As the FWHM varies on the ϕlongitudinal, the Scherrer analysis will be focused on the 2θ direction. The thicknesses of the crystal and the longitudinal FMHW as a function of time are summarized in Figure 10. The time evolution of the integrated FWHM along ϕlongitudinal direction elucidates a fast process. This has been identified with a non-thermal photo-induced increase of the d-spacing within the crystallite nano-ensemble as the value of the FWHM decreases by almost 20%. Consequently a maximum thickness of L = 185 Å is yielded which represents an increase of 35 Å when compared to the thermally equilibrated structure. Note, that the number N of lamellae remains constant (Table 1). The time constant for this process, T = 120 ns, was obtained after fitting with a mono-exponential law. The energy dissipation which is monitored by the FWHM changes is also reflected in an increase of the thickness L to a more disordered phase. This might support the idea that energy dissipation occurs through its acoustical mode C33.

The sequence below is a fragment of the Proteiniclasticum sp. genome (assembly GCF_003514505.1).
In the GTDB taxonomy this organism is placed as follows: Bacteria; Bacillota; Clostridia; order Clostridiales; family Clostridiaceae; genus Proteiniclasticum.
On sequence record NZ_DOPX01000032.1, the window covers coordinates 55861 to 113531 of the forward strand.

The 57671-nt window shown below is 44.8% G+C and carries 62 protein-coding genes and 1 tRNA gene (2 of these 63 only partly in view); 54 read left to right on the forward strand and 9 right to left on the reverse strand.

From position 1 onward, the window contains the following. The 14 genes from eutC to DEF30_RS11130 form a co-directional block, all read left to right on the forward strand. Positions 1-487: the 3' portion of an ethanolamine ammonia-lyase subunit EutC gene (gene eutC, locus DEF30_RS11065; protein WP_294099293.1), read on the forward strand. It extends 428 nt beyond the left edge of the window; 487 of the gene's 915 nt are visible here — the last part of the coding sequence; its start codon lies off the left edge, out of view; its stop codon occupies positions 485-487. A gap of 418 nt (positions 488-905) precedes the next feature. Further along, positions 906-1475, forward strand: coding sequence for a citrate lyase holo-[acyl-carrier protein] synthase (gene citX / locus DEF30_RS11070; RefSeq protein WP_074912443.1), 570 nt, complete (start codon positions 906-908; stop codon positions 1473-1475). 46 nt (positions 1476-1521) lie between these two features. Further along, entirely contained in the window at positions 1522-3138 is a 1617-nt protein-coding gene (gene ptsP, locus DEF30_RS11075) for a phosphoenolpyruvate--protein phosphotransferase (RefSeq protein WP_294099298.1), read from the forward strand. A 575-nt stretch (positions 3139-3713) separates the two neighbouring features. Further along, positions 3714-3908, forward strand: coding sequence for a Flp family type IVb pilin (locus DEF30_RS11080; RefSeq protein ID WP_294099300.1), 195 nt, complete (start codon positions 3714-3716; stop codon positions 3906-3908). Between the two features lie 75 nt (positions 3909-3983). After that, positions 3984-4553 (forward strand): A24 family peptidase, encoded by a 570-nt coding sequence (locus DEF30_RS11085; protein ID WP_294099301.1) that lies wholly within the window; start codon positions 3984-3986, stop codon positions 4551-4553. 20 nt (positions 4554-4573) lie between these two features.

4. Conclusions